Bladder Diverticulum with Stone and Transitional Cell Carcinoma: A Case Report

ABSTRACT

The incidence of bladder diverticulum is approximately 1.7% in children and 6% in adults. Dysplasia, leukoplakia, and squamous metaplasia and stone formation may develop in diverticulum and sometimes with malignant changes. The most common histological subtype of diverticulum tumors is transitional cell carcinoma (TCC). Herein we report 2 such cases of transitional cell carcinoma arising in diverticulum of the urinary bladder, one of which was associated with diverticular stones.


Sankar Prasad Hazra, Vinod Priyadarshi, Nipun Awasthi, Debashish Chakrabarty, Dilip Kumar Pal

Institute of Post Graduate Medical Education and Training, Kolkata, West Bengal, India

Submitted May 28, 2013 - Accepted for Publication September 5, 2013


KEYWORDS: Bladder diverticulum, stone, transitional cell carcinoma

CORRESPONDENCE: Vinod Priyadarshi, MBBS, MS, Institute of Post Graduate Medical Education and Training, Kolkata, West Bengal, India

CITATION: UroToday Int J. 2013 October;6(5):art 58. http://dx.doi.org/10.3834/uij.1944-5784.2013.10.05

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INTRODUCTION

Bladder diverticulum is herniation of the bladder mucosa through bladder wall musculature (detrusor muscle). The incidence of bladder diverticulum is approximately 1.7% in children and 6% in adults [1]. Dysplasia, leukoplakia, and squamous metaplasia develop in approximately 80% of diverticulum. Chronic infection and inflammation, secondary to urinary stasis, were responsible for this situation [2].

Bladder tumors arising inside a diverticulum are uncommon, with a reported incidence ranging from 0.8 to 10%. The most common histological subtype of diverticulum tumors are transitional cell carcinoma (TCC) and squamous cell carcinoma (SCC), constituting 70 to 80% and 20 to 25% of all tumors, respectively [3]. TCC together with SCC is reported in 2% of all tumors while adenocarcinoma constitutes the other 2% of these diverticular tumors.

CASE REPORT

Case Number 1

A 55 year-old male patient presented with lower urinary tract symptoms (LUTS) for 1 year. He had no history of hematuria. His urinalysis showed 0 to 2 pus cells but no red blood cells (RBC). No growth was present in the urine culture. Kidney, ureter, and bladder X-rays (KUB) were suggestive of a radio-opaque shadow in the left ureter line at the level of L-5 vertebrae (Figure 1). But the ultrasonography (USG) was suggestive of stones within a large bladder diverticulum with a thickened and irregular bladder wall while the prostate was normal in volume. Cystoscopy suggested the diverticulum in the left lateral wall of the bladder and it was covered with necrotic calcified tissue, along with a stone and a papilliferous growth surrounding it. Transurethral biopsy was performed, which showed low-grade, non-invasive urothelial tumors on histopathological examination.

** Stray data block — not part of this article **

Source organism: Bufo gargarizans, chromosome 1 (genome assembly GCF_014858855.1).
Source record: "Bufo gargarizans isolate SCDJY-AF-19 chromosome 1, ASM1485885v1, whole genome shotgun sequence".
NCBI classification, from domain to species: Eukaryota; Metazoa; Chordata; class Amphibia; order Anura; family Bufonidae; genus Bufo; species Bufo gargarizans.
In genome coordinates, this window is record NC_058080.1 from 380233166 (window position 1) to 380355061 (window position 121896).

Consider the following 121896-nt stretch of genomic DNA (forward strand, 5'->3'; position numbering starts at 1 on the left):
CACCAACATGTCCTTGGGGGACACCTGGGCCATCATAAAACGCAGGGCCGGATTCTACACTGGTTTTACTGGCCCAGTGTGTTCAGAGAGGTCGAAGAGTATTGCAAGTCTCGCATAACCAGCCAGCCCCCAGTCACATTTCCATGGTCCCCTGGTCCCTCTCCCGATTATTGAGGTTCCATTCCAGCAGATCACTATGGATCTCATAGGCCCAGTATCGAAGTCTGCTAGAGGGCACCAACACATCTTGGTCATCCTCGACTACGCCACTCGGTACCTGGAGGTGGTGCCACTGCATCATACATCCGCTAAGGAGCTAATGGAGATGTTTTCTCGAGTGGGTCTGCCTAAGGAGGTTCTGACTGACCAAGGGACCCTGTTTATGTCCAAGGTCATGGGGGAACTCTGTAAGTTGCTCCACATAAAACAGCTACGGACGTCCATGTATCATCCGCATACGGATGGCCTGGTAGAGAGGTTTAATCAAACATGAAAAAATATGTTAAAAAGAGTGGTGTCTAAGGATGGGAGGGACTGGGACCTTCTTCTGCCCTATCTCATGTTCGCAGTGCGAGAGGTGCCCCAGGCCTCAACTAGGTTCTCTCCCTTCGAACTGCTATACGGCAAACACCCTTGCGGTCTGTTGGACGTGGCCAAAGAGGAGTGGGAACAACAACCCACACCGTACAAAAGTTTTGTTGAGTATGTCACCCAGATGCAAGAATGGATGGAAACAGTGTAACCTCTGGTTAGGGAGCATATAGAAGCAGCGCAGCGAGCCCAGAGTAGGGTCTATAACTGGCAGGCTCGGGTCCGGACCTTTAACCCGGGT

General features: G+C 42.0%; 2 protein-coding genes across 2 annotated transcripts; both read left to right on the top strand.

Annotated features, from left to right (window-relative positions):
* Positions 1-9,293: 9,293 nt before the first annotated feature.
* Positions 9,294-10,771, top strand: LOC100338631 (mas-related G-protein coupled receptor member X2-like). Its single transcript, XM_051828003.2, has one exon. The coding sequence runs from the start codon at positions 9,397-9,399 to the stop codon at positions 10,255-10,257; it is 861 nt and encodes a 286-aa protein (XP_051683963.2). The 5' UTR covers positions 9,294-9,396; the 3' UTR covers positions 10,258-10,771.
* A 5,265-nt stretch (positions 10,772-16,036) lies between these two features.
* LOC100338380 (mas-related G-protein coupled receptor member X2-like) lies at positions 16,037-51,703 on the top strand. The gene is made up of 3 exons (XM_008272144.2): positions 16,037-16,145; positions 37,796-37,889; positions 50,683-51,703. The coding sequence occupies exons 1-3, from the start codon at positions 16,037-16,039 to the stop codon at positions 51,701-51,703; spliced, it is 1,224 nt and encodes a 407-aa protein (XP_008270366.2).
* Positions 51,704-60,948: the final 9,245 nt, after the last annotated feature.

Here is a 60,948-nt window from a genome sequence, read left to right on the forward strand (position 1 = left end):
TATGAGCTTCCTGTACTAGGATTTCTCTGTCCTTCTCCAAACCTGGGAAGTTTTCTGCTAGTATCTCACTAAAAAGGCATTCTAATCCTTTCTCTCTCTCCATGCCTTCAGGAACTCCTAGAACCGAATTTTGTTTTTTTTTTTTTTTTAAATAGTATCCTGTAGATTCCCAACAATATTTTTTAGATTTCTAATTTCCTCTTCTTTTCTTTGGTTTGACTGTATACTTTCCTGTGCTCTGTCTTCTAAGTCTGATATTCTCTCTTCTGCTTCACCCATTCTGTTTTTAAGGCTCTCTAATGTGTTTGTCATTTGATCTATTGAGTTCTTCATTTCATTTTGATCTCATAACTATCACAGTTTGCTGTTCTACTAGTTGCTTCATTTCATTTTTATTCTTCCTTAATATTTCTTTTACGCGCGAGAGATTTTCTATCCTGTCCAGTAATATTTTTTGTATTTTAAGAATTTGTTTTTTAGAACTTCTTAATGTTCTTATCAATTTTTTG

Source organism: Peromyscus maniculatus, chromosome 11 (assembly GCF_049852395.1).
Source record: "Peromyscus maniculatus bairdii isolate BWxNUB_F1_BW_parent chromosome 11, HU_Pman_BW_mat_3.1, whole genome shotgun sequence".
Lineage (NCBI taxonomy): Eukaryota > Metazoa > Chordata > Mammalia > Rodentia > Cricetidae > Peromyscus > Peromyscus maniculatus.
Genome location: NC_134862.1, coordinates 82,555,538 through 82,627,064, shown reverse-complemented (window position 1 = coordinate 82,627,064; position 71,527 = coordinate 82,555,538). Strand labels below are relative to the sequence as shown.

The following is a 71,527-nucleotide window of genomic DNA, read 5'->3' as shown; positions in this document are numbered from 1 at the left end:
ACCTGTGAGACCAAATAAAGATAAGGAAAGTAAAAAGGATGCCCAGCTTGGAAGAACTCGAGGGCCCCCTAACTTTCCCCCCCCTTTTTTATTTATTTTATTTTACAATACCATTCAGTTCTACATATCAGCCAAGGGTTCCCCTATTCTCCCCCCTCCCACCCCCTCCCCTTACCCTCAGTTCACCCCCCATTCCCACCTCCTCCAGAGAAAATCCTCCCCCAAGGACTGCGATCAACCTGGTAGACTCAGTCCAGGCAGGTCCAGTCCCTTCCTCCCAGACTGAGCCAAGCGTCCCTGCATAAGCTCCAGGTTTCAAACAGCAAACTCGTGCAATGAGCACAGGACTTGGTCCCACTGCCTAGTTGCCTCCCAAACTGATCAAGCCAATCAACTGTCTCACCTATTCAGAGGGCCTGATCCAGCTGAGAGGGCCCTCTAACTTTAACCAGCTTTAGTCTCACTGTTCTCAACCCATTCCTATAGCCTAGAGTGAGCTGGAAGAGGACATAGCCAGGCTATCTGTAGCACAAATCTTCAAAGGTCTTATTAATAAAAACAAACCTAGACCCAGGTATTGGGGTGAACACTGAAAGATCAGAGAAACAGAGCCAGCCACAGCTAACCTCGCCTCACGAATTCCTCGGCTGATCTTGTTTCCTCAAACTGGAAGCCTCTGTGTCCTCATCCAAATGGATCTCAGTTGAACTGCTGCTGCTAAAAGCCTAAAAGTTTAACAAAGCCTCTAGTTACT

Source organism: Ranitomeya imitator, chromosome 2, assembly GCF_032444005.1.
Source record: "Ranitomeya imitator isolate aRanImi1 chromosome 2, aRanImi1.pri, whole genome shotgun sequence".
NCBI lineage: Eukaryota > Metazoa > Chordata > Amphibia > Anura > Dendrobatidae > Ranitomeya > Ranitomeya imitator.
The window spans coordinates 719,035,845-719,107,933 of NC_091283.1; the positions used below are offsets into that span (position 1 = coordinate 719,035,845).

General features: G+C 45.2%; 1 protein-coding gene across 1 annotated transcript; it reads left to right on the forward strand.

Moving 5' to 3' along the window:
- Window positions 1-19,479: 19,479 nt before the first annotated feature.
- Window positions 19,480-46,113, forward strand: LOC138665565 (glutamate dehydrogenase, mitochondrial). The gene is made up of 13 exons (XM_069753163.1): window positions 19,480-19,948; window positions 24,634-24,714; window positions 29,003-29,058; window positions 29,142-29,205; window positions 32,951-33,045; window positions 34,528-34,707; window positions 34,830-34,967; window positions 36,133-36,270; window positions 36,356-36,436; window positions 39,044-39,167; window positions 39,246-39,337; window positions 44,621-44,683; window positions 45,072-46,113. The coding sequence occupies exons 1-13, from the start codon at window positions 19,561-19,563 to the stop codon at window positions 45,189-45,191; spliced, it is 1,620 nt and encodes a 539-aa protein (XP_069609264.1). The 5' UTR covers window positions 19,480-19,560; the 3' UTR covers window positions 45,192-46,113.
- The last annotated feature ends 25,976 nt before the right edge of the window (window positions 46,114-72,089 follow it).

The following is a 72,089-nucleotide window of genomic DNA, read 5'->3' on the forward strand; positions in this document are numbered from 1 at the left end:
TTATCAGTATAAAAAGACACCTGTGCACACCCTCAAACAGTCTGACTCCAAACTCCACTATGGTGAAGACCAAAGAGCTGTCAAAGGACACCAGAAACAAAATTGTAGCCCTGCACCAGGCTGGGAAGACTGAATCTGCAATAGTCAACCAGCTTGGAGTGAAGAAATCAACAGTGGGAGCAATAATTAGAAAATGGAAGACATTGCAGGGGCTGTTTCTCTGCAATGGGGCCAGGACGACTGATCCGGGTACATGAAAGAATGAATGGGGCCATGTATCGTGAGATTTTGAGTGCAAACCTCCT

Since the metastatic workup was negative for any local regional or distant metastasis, partial cystectomy was done and patient had an uneventful recovery. Final histopathology suggested low-grade TCC with a surgical margin free from tumor invasion. At the 1-year of follow-up with a cystoscopy check, the patient is tumor free.

Case Number 2

A 72 year-old-male patient presented with hematuria. Urinalysis showed RBC 15-20/HPF, 5 to 6 pus cells, and the culture was positive for E. coli. The USG suggested a large diverticulum in the right lateral wall of the bladder along with a tumor. A computed tomography (CT) scan showed a large diverticulum with a tumor (2 cm x 3.5 cm) within it with no enlarged lymph nodes (Figure 3). Transurethral resection (TUR) biopsy was done and it suggested muscle invasive TCC. Radical cystectomy with an ileal conduit was done, and the histopathology suggested muscle invasive TCC. At the 6-month follow-up, the patient is doing well.

DISCUSSION

Mucosal herniations through areas of congenital or acquired weakness in the muscular bladder wall are called diverticulum. Congenital bladder diverticulae are usually asymptomatic and usually detected incidentally during investigation for recurrent urinary tract infection, hematuria, or bladder emptying disorder. While acquired bladder diverticulae almost always occur secondary to intravesical obstruction [1]. It was previously thought that bladder tumors originating within a diverticulum were uncommon. However, according to the current study, neoplastic changes were present in half of cases (36/71; 51%), including both noninvasive (16/36; 44%) and invasive (20/36; 56%) carcinoma. Patients with invasive carcinoma in diverticulum have an increased frequency of less common bladder cancer subtypes. Bladder tumors in a diverticulum are a diagnostic and therapeutic problem. Yagci et al. pointed out that the neoplasms originating from a bladder diverticulum are characterized by early transmural invasion and have a tendency for higher histopathological grades [4]. Cheng et al. corroborated this result and indicated that neoplasms originating in a bladder diverticulum are characterized by a high incidence of local recurrence [5]. Lack of muscle fibers in the diverticulum makes it difficult to stage the tumor. Therefore, the tumor invades earlier and more readily than in a normal bladder wall because the bladder contains thick muscle.